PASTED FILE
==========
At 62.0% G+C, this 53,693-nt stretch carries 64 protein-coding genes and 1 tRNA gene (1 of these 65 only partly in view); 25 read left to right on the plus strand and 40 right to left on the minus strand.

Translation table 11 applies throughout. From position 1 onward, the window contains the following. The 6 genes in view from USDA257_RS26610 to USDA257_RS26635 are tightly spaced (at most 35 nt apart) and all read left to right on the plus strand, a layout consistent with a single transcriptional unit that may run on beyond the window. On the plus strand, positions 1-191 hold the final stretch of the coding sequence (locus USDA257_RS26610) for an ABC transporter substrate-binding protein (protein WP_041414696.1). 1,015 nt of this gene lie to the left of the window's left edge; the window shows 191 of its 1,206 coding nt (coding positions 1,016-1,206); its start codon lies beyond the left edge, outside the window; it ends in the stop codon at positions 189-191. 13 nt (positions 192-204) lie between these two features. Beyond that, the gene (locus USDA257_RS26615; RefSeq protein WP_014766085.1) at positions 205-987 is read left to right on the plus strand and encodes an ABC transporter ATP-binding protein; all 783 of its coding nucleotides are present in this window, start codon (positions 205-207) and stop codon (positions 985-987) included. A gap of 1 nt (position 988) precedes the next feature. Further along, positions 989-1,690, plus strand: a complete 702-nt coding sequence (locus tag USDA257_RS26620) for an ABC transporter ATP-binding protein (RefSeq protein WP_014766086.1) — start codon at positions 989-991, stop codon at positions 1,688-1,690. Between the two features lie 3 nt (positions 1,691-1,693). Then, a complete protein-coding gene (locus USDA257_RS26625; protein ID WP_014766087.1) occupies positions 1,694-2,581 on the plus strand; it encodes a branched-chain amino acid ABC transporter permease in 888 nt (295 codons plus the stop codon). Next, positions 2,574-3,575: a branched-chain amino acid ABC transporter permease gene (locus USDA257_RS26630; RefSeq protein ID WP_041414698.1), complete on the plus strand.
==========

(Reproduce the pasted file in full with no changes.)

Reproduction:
At 62.0% G+C, this 53,693-nt stretch carries 64 protein-coding genes and 1 tRNA gene (1 of these 65 only partly in view); 25 read left to right on the plus strand and 40 right to left on the minus strand.

Translation table 11 applies throughout. From position 1 onward, the window contains the following. The 6 genes in view from USDA257_RS26610 to USDA257_RS26635 are tightly spaced (at most 35 nt apart) and all read left to right on the plus strand, a layout consistent with a single transcriptional unit that may run on beyond the window. On the plus strand, positions 1-191 hold the final stretch of the coding sequence (locus USDA257_RS26610) for an ABC transporter substrate-binding protein (protein WP_041414696.1). 1,015 nt of this gene lie to the left of the window's left edge; the window shows 191 of its 1,206 coding nt (coding positions 1,016-1,206); its start codon lies beyond the left edge, outside the window; it ends in the stop codon at positions 189-191. 13 nt (positions 192-204) lie between these two features. Beyond that, the gene (locus USDA257_RS26615; RefSeq protein WP_014766085.1) at positions 205-987 is read left to right on the plus strand and encodes an ABC transporter ATP-binding protein; all 783 of its coding nucleotides are present in this window, start codon (positions 205-207) and stop codon (positions 985-987) included. A gap of 1 nt (position 988) precedes the next feature. Further along, positions 989-1,690, plus strand: a complete 702-nt coding sequence (locus tag USDA257_RS26620) for an ABC transporter ATP-binding protein (RefSeq protein WP_014766086.1) — start codon at positions 989-991, stop codon at positions 1,688-1,690. Between the two features lie 3 nt (positions 1,691-1,693). Then, a complete protein-coding gene (locus USDA257_RS26625; protein ID WP_014766087.1) occupies positions 1,694-2,581 on the plus strand; it encodes a branched-chain amino acid ABC transporter permease in 888 nt (295 codons plus the stop codon). Next, positions 2,574-3,575: a branched-chain amino acid ABC transporter permease gene (locus USDA257_RS26630; RefSeq protein ID WP_041414698.1), complete on the plus strand.